Fiction review: The House at Tyneford

Every mom needs to dive into a good novel from time to time.  No matter how stressed and crazed your life is, there is something so rejuvenating about a story that transports you to an entirely new  place (preferably a place without piles of laundry to fold).

And I found that kind of story in The House at Tyneford by Natasha Solomons.

The blurb on the cover promises that Tyneford is a perfect fit for fans of Downton Abbey.  Naturally,  I took the bait.  And yes, it is somewhat like DA — there’s a beautiful house on the English coast, and servants downstairs and gentry upstairs.  But there are some key differences.  Instead of 1912, the book opens just prior to WWII.  And the main character, a young woman named Elise Landau, is a Jewish refugee from Vienna who has come to Tyneford to work as a housemaid in order to escape an increasingly dangerous reality back home. Elise, whose mother is a singer and whose father is a novelist, is used to having a servant, not being a servant, so the adjustment to her role as housemaid creates a tension that informs the first part of the story.   But as the story goes on, she changes, due in large part to the friendship  that blossoms between her and the son of the house.   And when war breaks out, it too changes life at Tyneford, and forever changes the relationships between the main characters.

As novels go, this one really sucked me in, giving me one of the best fiction-reading experiences I’ve had in a while. The character of Elise was totally believable, and I liked how the author gave us a window into her cosmopolitan life in Vienna before moving her to the  old country house on the English coast.  The descriptions of the scenery were lovely; the sea was practically a character in and of itself.   What was most interesting to me was the way that both of the main characters changed over the course of the story.  It wasn’t just Elise who had to reinvent herself and start over in a new reality;  it was fascinating to see how WWII affected the lives of everyone, in all social classes, and (in this story at least) dismantled the barriers that kept servants and masters apart.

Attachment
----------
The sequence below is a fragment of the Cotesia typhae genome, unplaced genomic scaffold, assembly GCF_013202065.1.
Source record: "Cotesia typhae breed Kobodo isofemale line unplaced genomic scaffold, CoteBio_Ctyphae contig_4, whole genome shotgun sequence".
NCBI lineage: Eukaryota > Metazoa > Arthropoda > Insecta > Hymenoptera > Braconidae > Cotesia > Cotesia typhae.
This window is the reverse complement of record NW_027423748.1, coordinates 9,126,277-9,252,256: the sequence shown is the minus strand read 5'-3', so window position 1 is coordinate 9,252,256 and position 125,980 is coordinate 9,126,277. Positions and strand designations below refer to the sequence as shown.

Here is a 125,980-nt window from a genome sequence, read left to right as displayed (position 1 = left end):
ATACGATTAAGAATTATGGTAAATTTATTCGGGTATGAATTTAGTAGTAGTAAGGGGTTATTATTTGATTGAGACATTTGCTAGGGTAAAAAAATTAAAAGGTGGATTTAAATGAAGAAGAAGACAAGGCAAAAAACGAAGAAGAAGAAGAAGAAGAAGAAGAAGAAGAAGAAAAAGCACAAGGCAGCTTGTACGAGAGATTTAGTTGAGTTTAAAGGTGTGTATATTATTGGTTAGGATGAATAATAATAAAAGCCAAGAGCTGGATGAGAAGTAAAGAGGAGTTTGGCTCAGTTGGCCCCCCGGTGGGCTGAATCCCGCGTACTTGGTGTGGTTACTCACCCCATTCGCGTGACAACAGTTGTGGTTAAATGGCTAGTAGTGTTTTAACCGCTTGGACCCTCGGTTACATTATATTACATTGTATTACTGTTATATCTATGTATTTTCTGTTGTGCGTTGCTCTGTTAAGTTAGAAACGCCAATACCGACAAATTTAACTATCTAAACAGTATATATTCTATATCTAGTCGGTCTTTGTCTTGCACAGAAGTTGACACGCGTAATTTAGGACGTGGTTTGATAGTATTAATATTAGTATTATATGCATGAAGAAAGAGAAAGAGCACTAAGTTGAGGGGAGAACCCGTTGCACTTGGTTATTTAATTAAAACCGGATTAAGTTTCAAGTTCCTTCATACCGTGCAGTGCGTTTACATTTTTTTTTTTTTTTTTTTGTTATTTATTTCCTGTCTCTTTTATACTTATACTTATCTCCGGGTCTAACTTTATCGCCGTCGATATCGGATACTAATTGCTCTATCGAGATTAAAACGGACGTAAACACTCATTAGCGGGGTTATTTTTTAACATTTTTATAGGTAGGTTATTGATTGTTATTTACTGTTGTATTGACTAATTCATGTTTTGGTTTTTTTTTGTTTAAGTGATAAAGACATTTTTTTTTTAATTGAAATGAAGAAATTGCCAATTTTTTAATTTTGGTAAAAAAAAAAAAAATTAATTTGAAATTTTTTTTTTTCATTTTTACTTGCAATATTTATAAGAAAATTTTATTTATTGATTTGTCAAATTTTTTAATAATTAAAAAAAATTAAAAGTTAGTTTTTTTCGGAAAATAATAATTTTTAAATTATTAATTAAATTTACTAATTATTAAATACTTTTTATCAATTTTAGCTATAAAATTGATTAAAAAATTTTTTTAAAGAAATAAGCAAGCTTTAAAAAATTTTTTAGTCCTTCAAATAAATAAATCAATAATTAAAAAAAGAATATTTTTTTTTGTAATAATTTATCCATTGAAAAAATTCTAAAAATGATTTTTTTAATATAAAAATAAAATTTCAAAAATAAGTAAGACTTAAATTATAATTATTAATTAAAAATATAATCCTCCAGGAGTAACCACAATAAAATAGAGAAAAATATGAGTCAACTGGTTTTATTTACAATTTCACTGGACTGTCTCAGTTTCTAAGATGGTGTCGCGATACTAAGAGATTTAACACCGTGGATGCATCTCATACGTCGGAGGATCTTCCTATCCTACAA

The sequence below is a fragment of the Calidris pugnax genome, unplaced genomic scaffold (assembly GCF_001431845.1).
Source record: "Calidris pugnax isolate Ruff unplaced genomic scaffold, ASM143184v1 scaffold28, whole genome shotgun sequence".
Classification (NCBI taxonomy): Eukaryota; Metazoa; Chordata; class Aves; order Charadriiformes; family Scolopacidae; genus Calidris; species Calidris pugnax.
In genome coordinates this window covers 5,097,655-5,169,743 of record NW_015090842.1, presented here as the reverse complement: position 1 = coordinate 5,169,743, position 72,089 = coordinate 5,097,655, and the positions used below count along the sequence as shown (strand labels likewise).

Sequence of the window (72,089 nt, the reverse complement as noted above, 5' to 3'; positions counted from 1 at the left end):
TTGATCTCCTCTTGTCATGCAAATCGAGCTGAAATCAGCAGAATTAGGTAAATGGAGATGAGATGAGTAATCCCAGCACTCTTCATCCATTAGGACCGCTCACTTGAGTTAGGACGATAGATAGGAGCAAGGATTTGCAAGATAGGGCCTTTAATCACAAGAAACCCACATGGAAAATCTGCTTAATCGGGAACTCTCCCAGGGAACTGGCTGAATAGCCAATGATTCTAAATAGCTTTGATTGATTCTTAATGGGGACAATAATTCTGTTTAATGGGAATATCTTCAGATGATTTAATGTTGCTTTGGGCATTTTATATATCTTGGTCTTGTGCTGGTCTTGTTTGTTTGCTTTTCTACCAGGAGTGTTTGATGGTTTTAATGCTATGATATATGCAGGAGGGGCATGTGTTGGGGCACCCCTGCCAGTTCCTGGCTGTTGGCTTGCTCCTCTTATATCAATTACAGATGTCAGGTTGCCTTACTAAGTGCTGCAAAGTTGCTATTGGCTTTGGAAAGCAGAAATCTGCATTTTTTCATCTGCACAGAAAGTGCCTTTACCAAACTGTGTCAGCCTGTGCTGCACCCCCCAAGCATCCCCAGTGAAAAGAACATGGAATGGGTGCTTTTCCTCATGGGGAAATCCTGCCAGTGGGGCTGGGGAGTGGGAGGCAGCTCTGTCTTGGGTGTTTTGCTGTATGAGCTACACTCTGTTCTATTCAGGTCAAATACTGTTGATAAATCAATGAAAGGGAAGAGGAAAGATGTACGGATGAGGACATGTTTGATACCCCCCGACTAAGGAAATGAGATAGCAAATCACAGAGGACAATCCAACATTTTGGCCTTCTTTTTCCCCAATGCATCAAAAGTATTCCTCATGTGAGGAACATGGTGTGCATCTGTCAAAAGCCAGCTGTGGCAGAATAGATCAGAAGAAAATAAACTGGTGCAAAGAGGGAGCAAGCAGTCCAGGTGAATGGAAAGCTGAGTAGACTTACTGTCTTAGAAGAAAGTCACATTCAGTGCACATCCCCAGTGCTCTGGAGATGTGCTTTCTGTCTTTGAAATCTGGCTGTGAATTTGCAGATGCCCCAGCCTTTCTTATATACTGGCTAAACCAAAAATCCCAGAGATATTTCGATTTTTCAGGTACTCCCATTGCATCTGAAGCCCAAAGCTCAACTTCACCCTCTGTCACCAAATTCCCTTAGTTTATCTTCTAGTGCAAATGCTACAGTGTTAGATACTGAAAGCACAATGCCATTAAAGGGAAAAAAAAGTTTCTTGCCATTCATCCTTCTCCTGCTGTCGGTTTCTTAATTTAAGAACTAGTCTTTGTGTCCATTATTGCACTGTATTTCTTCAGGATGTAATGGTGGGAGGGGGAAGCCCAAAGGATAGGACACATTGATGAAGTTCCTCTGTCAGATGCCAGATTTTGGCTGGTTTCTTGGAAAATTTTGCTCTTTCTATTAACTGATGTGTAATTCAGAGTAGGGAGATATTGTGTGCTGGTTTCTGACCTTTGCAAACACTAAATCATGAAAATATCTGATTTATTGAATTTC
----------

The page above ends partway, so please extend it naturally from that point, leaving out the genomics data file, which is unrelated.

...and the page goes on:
I also give the author props for her deft handling of a pretty tricky love story.  To say more would be too spoilerish, but it’s a sign of her skill that I could hardly stand to put the book down until I saw what happened between the characters, and to see if what I suspected would happen did, in fact, happen.  Am I being too vague?  Just trust me that it’s one of the most absorbing love stories I’ve read in quite a while.

Bottom line: if you’re a Downton Abbey fan, an Anglophile, a sucker for books that take place in big country houses, or just someone who needs to lose herself in a really good story (laundry be darned!), check out The House at Tyneford.   It won’t disappoint.

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